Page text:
2 cruise ship passengers in Japan die from novel coronavirus

It's the first deaths out of the confirmed cases from the Diamond Princess.

LONDON -- Two passengers from a cruise ship quarantined in Japanese waters have died from the novel coronavirus, officials said.

It's the first deaths to occur out of the hundreds of confirmed cases from the Diamond Princess cruise ship.

The deceased patients -- a man and a woman -- were in their 80s and were residents of Japan. Both were taken ashore for treatment last week after having prolonged fevers, and they ultimately tested positive for the newly identified virus, known officially as COVID-19. They both died Thursday, according to Japan's Ministry of Health, Labor and Welfare, which is leading and coordinating the public health response on board the cruise ship.

The Diamond Princess docked at the Japanese port of Yokohama on Feb. 3 and was placed under quarantine two days later, as passengers and crew tested positive for COVID-19. Since then, over 600 people on board have been infected with the disease, according to Japan's Ministry of Health, Labor and Welfare.

All those aboard the vessel who were infected have been brought ashore for treatment, while thousands of others were confined to their rooms until the quarantine period ends. Passengers who have tested negative for COVID-19 have been disembarking the ship since Wednesday.

Princess Cruises, which operates the cruise ship, has cancelled all Diamond Princess voyages through April 20 due to the "prolonged quarantine period." The cruise line is offering a full refund to all 2,666 guests, more than 400 of whom were from the United States.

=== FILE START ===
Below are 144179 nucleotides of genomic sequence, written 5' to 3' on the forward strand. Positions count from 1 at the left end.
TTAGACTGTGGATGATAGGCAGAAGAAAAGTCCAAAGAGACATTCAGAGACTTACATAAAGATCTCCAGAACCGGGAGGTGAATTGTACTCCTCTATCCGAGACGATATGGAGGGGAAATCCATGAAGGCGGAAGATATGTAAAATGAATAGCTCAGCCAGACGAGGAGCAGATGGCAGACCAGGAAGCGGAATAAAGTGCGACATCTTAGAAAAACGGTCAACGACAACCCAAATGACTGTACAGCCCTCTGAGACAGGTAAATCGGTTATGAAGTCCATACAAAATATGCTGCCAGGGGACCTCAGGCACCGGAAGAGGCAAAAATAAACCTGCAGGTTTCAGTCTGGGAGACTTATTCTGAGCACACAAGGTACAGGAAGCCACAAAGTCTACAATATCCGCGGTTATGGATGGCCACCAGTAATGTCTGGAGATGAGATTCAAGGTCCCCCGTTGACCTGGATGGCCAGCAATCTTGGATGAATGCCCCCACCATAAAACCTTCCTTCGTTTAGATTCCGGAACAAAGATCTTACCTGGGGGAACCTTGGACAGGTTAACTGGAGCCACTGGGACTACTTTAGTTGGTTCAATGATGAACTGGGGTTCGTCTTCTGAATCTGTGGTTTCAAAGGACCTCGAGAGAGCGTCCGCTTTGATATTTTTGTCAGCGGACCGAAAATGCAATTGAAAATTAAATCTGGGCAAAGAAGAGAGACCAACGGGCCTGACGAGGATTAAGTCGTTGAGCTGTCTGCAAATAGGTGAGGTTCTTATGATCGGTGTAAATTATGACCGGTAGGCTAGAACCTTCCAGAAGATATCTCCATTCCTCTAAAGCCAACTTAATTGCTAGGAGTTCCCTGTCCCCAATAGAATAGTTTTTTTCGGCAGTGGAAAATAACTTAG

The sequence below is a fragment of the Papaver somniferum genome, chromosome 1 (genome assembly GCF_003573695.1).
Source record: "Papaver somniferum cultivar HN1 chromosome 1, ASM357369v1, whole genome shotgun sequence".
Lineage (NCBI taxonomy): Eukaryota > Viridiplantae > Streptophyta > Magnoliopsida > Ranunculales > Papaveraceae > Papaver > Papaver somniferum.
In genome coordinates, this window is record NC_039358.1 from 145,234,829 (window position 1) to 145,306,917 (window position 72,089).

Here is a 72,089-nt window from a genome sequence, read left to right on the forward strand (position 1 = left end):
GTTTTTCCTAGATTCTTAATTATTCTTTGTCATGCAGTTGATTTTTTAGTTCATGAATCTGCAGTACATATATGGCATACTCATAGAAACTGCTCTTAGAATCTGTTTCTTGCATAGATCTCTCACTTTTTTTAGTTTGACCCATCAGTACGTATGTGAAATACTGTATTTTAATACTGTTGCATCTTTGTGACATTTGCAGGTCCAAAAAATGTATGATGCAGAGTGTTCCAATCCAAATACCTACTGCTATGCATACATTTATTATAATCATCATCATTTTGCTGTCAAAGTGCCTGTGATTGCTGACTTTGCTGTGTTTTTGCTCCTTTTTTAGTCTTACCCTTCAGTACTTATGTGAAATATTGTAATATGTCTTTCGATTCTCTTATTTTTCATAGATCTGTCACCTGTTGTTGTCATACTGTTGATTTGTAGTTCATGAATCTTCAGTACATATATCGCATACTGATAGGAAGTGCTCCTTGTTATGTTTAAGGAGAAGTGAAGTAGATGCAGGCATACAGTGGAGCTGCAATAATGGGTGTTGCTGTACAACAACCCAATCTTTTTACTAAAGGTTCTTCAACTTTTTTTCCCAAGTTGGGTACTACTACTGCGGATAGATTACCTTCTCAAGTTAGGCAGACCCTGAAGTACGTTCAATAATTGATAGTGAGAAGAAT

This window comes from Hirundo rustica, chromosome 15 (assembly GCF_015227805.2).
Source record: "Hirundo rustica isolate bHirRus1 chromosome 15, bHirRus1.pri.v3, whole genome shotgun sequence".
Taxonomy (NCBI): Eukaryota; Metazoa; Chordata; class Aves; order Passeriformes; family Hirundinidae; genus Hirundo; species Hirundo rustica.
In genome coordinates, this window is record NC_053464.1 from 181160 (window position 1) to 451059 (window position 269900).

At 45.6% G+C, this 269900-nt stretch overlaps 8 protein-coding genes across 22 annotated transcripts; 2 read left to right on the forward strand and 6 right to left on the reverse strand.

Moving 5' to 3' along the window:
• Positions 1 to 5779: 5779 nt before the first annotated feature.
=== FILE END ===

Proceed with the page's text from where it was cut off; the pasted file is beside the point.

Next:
The U.S. government evacuated more than 300 American passengers on two charter flights Monday, including 14 who had tested positive for the new coronavirus. Roughly 60 Americans, some who were hospitalized and others who opted to stay on the ship, remain in Japan.

The cruise ship is the largest center of infection outside China.

The initial cases of COVID-19 emerged back in December in Wuhan, the capital of China's central Hubei province. China has since placed the city under lockdown but the country has still struggled to contain the virus.

As of Wednesday, China's National Health Commission said it has received 74,576 reports of confirmed cases and 2,118 deaths on the Chinese mainland. Over 83 percent of the cases have been reported in Hubei province, the outbreak's epicenter.

An additional 99 confirmed infections have been reported in the special administrative regions of Hong Kong and Macao as well as Taiwan, with two deaths in Hong Kong and one in Taiwan, according to China's National Health Commission.

The virus spread overseas, with 924 confirmed cases in 25 countries, including the United States. There have been at least three deaths reported outside of China, according to the World Health Organization, which has declared the outbreak a global health emergency.

The WHO has not yet officially confirmed several other deaths recently reported in various nations, including the two cruise ship passengers in Japan.

Amid fears over the health crisis, the mayor of the South Korean city of Daegu urged its 2.5 million residents on Thursday to refrain from leaving their homes, after dozens of new infections were reported in the city and its nearby towns.

COVID-19 causes symptoms similar to pneumonia, ranging from the mild, such as a slight cough, to the more severe, including fever and difficulty breathing, according to the U.S. Centers for Disease Control and Prevention. There is no vaccine yet for the virus.